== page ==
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Buddy Wing 16-2 takes flight over Osan skies

U.S. Air Force Maj. Jozsef Jonas, 25th Fighter Squadron pilot, shakes hands with Republic of Korea air force Capt. Ahn, Hae-Chul, 237th FS pilot, before take-off during Buddy Wing 16-2 on Osan Air Base, ROK, Feb. 24, 2016. Buddy Wing is conducted quarterly to sharpen interoperability between allied forces. (U.S. Air Force photo by Senior Airman Kristin High/Released)

U.S. Air Force Maj. Jozsef Jonas, 25th Fighter Squadron pilot, shakes hands with Republic of Korea air force Capt. Ahn, Hae-Chul, 237th FS pilot, before take-off during Buddy Wing 16-2 on Osan Air Base, ROK, Feb. 24, 2016. Buddy Wing is conducted quarterly to sharpen interoperability between allied forces. (U.S. Air Force photo by Senior Airman Kristin High/Released)

Pilots from Republic of Korea air force, 237th Fighter Squadron, Wonju Air Base, watch an A-10 Thunderbolt II, 25th FS, take off during Buddy Wing 16-2 on Osan Air Base, ROK, Feb. 23, 2016. Buddy Wing 16-2 is the second in a series of joint training, combat exercises to be conducted this year across the peninsula, utilized to strengthen the ROK/U.S. alliance. (U.S. Air Force photo by Senior Airman Kristin High/Released)

Pilots from Republic of Korea air force, 237th Fighter Squadron, Wonju Air Base, watch an A-10 Thunderbolt II, 25th FS, take off during Buddy Wing 16-2 on Osan Air Base, ROK, Feb. 23, 2016. Buddy Wing 16-2 is the second in a series of joint training, combat exercises to be conducted this year across the peninsula, utilized to strengthen the ROK/U.S. alliance. (U.S. Air Force photo by Senior Airman Kristin High/Released)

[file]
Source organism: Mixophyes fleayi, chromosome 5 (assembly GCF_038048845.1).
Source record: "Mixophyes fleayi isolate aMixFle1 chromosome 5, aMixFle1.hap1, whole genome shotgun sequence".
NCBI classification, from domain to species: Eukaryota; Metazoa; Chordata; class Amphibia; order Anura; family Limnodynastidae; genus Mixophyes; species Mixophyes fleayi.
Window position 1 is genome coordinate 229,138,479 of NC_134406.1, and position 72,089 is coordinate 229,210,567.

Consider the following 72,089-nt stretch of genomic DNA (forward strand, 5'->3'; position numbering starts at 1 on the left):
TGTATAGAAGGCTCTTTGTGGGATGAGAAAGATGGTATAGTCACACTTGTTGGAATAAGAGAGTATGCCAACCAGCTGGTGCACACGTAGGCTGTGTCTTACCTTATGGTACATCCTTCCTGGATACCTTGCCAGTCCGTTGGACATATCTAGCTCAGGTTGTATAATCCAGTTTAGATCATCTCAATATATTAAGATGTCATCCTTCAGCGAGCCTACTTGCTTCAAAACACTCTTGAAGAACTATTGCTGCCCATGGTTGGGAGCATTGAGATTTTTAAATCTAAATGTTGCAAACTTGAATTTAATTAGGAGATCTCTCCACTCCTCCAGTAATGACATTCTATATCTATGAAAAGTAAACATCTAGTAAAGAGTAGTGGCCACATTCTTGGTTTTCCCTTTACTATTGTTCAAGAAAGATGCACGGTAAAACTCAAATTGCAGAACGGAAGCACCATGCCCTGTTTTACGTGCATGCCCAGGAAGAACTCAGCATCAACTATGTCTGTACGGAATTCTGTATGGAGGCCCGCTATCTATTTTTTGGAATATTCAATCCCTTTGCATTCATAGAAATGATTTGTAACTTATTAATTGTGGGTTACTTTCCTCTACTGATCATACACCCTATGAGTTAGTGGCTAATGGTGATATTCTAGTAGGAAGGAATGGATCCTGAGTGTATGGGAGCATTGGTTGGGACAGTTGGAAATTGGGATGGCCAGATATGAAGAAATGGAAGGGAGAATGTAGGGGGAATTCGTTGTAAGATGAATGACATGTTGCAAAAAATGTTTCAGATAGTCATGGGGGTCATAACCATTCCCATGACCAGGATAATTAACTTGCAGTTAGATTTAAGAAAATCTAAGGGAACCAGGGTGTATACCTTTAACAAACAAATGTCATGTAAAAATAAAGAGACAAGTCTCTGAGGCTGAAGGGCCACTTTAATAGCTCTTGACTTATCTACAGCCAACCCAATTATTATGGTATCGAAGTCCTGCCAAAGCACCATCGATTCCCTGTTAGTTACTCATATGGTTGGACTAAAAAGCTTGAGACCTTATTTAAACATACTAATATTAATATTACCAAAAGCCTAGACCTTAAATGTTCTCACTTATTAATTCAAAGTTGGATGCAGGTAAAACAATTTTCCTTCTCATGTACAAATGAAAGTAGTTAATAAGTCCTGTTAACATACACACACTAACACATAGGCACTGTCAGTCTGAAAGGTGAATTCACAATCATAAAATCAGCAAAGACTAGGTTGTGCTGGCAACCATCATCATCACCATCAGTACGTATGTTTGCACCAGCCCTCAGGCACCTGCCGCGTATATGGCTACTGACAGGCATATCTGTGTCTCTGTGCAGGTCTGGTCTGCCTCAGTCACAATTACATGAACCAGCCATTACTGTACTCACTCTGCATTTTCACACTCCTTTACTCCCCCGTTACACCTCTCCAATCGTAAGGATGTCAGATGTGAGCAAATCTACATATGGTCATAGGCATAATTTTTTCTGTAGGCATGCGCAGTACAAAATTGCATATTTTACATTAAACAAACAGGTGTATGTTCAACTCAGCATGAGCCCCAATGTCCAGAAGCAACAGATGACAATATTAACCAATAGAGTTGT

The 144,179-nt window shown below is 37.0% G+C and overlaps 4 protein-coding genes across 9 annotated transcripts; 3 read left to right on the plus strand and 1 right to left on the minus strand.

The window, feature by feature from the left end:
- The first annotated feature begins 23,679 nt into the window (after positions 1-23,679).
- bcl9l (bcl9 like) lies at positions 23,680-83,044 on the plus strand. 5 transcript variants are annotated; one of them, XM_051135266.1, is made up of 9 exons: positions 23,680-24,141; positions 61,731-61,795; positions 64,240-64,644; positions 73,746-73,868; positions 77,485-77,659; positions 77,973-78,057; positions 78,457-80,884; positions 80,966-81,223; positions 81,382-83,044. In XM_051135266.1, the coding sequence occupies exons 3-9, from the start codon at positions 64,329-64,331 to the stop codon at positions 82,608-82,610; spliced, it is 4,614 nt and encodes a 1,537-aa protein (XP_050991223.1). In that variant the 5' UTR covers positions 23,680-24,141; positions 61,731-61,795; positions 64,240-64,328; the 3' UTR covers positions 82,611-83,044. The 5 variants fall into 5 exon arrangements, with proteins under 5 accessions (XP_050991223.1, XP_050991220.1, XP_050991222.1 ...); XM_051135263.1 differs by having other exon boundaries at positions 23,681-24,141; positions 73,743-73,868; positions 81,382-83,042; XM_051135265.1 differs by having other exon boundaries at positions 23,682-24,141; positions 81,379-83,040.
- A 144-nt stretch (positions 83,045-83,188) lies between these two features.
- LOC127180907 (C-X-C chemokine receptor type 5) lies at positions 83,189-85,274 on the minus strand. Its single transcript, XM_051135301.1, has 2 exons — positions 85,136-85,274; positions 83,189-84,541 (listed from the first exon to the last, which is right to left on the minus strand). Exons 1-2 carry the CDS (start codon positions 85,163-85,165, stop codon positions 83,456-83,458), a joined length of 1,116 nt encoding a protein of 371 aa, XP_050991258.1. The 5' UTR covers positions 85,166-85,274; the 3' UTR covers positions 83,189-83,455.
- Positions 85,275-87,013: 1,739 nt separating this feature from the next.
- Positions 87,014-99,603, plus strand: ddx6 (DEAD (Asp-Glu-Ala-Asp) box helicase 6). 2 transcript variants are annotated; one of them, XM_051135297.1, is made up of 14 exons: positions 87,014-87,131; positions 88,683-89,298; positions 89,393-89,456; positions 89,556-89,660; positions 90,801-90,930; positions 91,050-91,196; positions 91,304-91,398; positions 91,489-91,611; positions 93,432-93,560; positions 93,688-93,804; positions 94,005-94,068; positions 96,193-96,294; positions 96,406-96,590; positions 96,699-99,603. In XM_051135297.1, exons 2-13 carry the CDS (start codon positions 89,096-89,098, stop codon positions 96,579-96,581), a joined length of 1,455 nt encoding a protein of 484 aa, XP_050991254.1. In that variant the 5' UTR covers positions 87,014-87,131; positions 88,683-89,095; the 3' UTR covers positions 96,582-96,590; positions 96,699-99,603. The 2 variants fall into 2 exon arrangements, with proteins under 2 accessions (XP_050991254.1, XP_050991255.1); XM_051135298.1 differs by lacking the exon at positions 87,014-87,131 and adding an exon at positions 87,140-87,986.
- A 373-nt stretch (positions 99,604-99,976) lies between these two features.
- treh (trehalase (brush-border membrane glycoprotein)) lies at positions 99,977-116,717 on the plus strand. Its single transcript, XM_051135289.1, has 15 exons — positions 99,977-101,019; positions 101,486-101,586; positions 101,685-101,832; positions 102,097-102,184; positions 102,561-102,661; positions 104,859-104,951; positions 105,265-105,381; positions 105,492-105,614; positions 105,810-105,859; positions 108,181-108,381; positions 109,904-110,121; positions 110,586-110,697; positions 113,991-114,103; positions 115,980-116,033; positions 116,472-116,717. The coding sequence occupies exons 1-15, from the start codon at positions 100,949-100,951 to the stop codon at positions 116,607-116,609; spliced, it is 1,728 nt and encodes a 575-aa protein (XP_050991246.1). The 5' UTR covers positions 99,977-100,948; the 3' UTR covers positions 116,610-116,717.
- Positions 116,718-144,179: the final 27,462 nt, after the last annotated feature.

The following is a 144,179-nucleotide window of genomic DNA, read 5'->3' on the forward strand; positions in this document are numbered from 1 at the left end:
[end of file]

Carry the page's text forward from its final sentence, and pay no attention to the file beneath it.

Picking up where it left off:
A U.S. Air Force A-10 Thunderbolt II takes off during Buddy Wing 16-2 at Osan Air Base, Republic of Korea, Feb. 23, 2016. Buddy Wing 16-2 is an ongoing program to train U.S. Air Force and ROKAF pilots to fight together in the event of real world contingencies. (U.S. Air Force photo by Senior Airman Kristin High/Released)

A U.S. Air Force A-10 Thunderbolt II takes off during Buddy Wing 16-2 at Osan Air Base, Republic of Korea, Feb. 23, 2016. Buddy Wing 16-2 is an ongoing program to train U.S. Air Force and ROKAF pilots to fight together in the event of real world contingencies. (U.S. Air Force photo by Senior Airman Kristin High/Released)

Republic of Korea air force crew chiefs, 237th Fighter Squadron, Wonju Air Base, conduct a pre-flight inspection on the KA-1 Woongbi during Buddy Wing 16-2 on Osan Air Base, ROK, Feb. 23, 2016. Buddy Wing 16-2 is the second in a series of joint training, combat exercises to be conducted this year across the peninsula, utilized to strengthen the ROK/U.S. alliance. (U.S. Air Force photo by Senior Airman Kristin High/Released)